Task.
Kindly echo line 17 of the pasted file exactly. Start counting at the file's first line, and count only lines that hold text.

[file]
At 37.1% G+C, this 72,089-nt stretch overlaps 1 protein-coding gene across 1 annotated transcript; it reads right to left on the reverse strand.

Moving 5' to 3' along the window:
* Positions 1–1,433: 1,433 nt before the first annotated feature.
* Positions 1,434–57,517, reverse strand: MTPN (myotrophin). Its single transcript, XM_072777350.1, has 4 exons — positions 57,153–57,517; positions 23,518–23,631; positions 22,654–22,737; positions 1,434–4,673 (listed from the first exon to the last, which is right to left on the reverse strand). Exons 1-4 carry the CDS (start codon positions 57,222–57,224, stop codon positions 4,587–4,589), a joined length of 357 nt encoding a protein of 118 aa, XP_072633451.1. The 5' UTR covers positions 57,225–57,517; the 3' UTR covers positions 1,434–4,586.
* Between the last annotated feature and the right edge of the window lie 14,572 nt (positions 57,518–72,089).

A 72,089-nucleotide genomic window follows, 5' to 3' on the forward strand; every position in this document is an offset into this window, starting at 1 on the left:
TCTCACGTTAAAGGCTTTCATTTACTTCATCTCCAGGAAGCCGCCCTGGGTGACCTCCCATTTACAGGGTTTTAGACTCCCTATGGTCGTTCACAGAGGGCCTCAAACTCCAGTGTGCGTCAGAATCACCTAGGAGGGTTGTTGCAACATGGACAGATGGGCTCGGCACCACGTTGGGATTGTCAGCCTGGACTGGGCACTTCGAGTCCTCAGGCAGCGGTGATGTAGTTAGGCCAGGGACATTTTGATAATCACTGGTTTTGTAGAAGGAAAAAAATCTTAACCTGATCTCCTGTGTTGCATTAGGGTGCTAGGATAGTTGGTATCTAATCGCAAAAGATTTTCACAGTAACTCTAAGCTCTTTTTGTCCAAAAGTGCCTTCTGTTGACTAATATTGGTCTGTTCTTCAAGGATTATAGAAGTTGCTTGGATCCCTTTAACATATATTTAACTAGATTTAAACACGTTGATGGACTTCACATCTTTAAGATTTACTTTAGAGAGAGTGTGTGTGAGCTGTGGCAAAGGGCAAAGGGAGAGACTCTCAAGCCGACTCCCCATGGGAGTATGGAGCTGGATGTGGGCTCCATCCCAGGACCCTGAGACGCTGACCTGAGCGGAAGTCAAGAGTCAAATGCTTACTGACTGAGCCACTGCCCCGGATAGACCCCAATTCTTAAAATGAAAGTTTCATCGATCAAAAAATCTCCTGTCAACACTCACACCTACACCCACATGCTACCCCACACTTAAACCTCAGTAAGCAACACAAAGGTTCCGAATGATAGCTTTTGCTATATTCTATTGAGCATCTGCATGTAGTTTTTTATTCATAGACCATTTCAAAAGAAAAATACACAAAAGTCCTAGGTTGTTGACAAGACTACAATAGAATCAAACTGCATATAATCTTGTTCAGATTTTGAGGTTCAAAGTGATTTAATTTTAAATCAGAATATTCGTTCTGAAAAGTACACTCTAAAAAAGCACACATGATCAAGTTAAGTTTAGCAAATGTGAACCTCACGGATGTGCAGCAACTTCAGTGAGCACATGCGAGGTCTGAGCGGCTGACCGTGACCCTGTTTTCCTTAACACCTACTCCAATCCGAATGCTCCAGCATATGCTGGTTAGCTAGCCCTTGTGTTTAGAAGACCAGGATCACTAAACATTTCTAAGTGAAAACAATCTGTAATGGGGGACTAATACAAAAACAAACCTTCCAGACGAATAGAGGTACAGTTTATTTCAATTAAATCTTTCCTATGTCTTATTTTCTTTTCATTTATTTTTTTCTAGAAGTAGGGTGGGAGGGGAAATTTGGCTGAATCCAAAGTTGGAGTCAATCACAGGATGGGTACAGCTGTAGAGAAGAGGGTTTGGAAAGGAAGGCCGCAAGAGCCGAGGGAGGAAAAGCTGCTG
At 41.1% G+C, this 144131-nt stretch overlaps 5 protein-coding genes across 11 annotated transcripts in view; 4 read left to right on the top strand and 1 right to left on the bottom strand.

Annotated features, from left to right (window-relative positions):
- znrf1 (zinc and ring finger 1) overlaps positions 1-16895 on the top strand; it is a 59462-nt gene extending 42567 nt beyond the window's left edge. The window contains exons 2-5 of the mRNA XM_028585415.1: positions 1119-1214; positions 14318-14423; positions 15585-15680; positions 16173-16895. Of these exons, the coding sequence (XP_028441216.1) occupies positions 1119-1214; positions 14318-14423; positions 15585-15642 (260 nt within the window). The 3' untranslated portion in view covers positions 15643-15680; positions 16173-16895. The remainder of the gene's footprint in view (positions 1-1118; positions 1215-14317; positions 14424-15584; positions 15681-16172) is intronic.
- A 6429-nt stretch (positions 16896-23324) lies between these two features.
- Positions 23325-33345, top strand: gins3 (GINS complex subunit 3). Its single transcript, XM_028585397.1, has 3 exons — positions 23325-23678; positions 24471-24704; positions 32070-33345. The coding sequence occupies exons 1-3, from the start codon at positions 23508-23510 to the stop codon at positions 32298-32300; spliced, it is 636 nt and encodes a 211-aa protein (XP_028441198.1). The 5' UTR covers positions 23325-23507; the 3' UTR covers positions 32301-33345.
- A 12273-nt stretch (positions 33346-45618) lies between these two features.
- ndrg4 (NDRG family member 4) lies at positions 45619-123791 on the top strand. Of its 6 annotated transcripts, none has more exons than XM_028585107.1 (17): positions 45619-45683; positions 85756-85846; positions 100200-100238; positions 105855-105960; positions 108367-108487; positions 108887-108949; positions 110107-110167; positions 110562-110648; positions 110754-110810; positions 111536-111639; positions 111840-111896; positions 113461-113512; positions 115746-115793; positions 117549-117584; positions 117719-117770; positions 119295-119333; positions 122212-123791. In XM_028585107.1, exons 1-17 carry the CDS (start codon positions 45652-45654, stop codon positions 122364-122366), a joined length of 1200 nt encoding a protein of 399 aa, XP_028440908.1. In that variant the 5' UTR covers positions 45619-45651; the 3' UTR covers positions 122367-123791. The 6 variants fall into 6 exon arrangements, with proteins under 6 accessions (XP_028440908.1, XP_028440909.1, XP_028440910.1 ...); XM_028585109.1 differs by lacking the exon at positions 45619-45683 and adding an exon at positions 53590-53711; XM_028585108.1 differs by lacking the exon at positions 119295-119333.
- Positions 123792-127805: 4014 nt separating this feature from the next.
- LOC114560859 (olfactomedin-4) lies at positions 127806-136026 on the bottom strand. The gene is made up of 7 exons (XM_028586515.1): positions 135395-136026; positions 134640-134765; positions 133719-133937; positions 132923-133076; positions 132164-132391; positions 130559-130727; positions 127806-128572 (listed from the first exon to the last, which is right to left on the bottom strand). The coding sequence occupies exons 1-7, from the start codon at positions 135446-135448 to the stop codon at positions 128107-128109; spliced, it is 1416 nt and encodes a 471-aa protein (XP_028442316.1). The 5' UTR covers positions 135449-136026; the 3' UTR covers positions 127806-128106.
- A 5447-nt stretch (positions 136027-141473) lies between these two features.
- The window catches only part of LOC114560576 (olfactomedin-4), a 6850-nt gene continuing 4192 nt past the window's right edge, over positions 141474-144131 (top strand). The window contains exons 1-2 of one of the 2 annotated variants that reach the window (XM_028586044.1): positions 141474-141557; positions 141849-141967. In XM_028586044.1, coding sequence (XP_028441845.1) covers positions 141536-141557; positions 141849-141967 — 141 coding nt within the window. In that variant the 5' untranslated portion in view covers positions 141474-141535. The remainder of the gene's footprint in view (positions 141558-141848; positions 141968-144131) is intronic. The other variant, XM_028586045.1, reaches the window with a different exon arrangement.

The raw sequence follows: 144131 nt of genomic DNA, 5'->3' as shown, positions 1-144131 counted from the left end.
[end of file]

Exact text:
- A 5447-nt stretch (positions 136027-141473) lies between these two features.